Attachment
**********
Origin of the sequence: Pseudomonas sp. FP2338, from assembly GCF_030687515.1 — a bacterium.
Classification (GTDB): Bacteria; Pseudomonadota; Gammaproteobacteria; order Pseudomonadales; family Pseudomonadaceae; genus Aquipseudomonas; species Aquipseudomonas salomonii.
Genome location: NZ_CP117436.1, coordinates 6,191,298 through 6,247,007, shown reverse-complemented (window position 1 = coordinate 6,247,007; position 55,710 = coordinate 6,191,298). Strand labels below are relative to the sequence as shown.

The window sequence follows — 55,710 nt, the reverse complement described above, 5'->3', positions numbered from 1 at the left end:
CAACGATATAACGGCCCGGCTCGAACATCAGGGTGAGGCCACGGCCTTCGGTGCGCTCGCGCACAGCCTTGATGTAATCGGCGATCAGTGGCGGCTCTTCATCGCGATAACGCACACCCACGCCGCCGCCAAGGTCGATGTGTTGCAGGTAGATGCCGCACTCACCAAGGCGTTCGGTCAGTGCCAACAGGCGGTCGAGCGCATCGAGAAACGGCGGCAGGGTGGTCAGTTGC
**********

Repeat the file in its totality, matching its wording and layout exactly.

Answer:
Origin of the sequence: Pseudomonas sp. FP2338, from assembly GCF_030687515.1 — a bacterium.
Classification (GTDB): Bacteria; Pseudomonadota; Gammaproteobacteria; order Pseudomonadales; family Pseudomonadaceae; genus Aquipseudomonas; species Aquipseudomonas salomonii.
Genome location: NZ_CP117436.1, coordinates 6,191,298 through 6,247,007, shown reverse-complemented (window position 1 = coordinate 6,247,007; position 55,710 = coordinate 6,191,298). Strand labels below are relative to the sequence as shown.

The window sequence follows — 55,710 nt, the reverse complement described above, 5'->3', positions numbered from 1 at the left end:
CAACGATATAACGGCCCGGCTCGAACATCAGGGTGAGGCCACGGCCTTCGGTGCGCTCGCGCACAGCCTTGATGTAATCGGCGATCAGTGGCGGCTCTTCATCGCGATAACGCACACCCACGCCGCCGCCAAGGTCGATGTGTTGCAGGTAGATGCCGCACTCACCAAGGCGTTCGGTCAGTGCCAACAGGCGGTCGAGCGCATCGAGAAACGGCGGCAGGGTGGTCAGTTGC